Few economists would accuse the Bank of England (BoE) of being slow to react to the global economic crises in 2008. Among the major economies in North America and Europe, only the US reacted faster, cutting their base rate below 1% in December 2008, while the UK followed less than three months later. The European Central Bank (ECB) did not follow suit and go below 1% until 2012, more than three years later.
But while the BoE was quick to slash rates to aid an economic recovery, it is very reluctant to increase them and at the time of writing, almost six years after UK base rates were cut to 0.50%, expectations that interest rates will not rise in the near future were boosted by a dovish set of BoE Monetary Policy Committee (MPC) minutes showing that the majority of members are far from convinced by the case for an 'early' increase.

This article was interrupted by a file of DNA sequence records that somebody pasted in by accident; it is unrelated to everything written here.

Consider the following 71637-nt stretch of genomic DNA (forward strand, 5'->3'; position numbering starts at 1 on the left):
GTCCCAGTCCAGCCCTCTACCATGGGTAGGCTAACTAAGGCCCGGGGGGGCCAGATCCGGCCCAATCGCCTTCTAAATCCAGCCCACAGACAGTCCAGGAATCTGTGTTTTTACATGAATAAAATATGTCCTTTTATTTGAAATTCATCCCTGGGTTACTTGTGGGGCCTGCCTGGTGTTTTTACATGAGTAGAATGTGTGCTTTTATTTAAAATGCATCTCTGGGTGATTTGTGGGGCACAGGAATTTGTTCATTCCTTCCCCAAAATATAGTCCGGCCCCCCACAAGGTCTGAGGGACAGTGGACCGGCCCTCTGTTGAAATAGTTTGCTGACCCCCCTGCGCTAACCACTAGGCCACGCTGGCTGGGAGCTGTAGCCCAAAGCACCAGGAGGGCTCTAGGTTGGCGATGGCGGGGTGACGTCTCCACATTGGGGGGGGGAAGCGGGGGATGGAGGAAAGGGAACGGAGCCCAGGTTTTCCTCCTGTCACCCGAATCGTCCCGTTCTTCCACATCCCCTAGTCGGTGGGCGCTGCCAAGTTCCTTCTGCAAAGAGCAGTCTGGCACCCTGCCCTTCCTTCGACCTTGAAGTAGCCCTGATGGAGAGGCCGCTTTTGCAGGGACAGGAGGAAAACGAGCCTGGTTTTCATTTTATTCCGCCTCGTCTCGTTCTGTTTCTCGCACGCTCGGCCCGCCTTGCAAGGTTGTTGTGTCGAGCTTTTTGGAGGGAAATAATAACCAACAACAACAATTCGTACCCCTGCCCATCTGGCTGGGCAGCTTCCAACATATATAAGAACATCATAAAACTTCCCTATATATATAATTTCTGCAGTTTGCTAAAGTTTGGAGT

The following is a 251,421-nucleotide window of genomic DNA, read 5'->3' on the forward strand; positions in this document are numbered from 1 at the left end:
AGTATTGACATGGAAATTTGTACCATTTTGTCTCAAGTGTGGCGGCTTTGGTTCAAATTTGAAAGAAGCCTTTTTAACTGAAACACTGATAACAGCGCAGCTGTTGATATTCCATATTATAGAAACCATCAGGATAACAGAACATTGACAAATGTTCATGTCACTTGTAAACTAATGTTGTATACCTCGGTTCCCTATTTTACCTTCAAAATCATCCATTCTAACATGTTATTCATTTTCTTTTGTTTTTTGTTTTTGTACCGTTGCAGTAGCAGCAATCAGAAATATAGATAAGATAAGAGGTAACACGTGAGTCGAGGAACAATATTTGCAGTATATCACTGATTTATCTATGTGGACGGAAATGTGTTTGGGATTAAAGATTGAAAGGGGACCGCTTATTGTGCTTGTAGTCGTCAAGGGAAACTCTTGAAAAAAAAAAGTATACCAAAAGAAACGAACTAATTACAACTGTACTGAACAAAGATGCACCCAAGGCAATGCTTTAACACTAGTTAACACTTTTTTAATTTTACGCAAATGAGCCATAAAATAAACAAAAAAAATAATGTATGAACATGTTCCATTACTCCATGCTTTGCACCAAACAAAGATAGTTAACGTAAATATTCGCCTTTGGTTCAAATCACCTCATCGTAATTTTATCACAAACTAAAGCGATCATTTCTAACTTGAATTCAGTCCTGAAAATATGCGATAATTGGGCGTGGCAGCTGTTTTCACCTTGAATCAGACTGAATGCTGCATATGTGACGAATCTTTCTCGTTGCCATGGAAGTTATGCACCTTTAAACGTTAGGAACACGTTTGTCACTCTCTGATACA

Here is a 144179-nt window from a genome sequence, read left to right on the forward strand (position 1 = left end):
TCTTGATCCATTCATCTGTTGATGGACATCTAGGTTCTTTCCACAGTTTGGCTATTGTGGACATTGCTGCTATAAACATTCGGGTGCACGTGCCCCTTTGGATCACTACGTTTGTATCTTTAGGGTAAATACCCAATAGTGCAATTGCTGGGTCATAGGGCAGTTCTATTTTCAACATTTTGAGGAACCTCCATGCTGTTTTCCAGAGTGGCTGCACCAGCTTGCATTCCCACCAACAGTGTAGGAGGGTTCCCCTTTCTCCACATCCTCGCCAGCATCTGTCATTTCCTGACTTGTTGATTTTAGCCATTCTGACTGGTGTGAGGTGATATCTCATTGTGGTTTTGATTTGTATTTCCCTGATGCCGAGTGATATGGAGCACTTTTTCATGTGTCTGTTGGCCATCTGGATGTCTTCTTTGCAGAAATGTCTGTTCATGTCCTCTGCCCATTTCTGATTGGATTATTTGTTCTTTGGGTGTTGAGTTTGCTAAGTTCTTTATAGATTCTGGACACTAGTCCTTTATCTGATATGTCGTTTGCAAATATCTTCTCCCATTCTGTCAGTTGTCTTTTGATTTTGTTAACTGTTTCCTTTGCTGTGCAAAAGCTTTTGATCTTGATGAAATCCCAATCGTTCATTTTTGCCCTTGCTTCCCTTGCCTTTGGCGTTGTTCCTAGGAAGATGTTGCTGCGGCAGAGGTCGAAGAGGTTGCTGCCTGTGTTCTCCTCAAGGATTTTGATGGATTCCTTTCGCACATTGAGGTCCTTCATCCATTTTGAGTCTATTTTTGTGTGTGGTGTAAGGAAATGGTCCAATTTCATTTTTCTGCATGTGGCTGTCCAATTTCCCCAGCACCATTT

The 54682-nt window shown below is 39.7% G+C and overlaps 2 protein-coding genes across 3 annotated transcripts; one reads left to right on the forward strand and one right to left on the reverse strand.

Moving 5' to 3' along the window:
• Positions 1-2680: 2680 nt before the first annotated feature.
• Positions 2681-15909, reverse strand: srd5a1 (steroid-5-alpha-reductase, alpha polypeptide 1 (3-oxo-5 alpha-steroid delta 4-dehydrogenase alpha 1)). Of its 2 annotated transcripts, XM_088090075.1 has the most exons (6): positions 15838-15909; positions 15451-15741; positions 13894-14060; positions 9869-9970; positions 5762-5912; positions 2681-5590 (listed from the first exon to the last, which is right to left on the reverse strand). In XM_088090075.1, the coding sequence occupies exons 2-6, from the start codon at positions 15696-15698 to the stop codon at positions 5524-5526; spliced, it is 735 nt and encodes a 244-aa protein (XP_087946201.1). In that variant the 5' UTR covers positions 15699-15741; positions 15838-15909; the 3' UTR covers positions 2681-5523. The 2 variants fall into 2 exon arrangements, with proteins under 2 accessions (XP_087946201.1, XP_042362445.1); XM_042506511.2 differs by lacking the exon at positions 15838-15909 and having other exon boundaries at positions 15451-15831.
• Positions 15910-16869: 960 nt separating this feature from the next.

While two members on the BoE's monetary committee continue to vote for an interest rate rise of 0.25%, taking the base rate to 0.75%, there appears little sign that any of the other seven are on the verge of changing their minds.
The two 'dissenters' at the BoE argued that keeping the bank rate low for too long 'risked unbalancing the recovery'. They pointed to the rapid fall in unemployment as a sign that the economy was quickly running out of room for non-inflationary growth and argued that raising rates early would ensure that subsequent rises would be gradual.
Bank Governor Mark Carney hinted in his annual Mansion House speech to City grandees in July that interest rates could begin to rise before the end of this year. But market forecasts have now moved the date of the first rise back to late-2015.